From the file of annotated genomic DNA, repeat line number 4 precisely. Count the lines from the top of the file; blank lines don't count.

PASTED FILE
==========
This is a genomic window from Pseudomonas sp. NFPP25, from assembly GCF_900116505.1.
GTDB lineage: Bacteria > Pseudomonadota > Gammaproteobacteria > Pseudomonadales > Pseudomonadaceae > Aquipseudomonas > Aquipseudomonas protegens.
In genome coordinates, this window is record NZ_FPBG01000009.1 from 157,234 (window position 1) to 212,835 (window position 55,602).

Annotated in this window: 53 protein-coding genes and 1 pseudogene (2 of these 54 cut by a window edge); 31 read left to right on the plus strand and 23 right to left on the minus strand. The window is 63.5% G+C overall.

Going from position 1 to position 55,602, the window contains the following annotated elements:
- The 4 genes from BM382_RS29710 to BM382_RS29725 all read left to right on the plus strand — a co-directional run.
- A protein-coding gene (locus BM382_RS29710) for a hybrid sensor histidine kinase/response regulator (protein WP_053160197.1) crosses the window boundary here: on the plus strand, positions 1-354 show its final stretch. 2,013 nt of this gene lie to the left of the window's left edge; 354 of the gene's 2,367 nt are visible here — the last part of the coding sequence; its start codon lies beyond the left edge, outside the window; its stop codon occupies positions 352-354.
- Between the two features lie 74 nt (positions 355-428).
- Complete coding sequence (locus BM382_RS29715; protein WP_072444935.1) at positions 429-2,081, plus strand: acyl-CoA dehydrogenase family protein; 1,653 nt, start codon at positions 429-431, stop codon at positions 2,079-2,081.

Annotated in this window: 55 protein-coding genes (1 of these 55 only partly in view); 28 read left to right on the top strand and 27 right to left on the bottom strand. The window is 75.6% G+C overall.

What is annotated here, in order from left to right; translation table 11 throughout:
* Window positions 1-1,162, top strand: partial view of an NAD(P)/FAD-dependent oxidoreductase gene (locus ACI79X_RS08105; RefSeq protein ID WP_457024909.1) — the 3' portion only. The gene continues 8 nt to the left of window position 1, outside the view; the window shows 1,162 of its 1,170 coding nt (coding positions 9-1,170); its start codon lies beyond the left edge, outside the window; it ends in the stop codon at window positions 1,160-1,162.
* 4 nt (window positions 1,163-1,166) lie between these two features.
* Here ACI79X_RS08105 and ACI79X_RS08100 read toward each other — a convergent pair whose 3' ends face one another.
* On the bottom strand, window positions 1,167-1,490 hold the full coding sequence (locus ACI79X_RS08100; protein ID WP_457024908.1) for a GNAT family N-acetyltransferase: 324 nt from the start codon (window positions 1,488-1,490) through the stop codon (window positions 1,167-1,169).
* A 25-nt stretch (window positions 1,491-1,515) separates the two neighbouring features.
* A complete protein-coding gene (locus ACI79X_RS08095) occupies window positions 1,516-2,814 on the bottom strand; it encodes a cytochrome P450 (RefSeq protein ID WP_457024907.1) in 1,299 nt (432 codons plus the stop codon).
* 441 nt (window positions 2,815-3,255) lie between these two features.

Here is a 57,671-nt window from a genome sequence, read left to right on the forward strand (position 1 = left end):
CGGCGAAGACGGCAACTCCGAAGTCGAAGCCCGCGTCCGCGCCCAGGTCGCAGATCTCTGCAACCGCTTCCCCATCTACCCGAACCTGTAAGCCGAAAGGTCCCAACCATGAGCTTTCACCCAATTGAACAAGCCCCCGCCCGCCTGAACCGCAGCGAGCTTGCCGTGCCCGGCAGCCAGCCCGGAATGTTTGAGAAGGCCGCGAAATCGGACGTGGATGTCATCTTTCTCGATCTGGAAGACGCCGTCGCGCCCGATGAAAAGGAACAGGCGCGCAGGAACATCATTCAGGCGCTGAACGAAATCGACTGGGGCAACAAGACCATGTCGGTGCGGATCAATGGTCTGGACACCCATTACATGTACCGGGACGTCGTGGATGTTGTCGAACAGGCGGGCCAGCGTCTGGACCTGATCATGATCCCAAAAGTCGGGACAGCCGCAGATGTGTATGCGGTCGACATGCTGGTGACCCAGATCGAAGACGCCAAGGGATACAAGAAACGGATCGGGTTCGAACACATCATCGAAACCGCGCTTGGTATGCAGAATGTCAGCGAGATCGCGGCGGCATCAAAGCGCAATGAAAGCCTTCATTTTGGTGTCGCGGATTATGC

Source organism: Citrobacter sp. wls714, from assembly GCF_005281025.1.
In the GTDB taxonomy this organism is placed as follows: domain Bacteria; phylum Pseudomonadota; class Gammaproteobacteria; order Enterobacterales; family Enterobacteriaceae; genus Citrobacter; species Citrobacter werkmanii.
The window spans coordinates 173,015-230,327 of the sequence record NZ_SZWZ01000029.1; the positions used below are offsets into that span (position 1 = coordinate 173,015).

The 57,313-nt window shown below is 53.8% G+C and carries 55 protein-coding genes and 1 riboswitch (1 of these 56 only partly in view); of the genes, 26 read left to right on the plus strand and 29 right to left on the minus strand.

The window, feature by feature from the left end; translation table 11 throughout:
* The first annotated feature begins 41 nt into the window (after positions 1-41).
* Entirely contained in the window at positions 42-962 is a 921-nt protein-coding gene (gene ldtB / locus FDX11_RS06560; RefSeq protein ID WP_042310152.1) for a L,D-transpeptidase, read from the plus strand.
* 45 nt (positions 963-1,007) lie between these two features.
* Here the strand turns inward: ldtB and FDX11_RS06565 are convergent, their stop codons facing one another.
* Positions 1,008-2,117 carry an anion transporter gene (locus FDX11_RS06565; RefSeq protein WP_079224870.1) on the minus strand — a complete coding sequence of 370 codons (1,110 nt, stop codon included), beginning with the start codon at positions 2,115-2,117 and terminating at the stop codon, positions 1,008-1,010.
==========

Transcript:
Annotated in this window: 53 protein-coding genes and 1 pseudogene (2 of these 54 cut by a window edge); 31 read left to right on the plus strand and 23 right to left on the minus strand. The window is 63.5% G+C overall.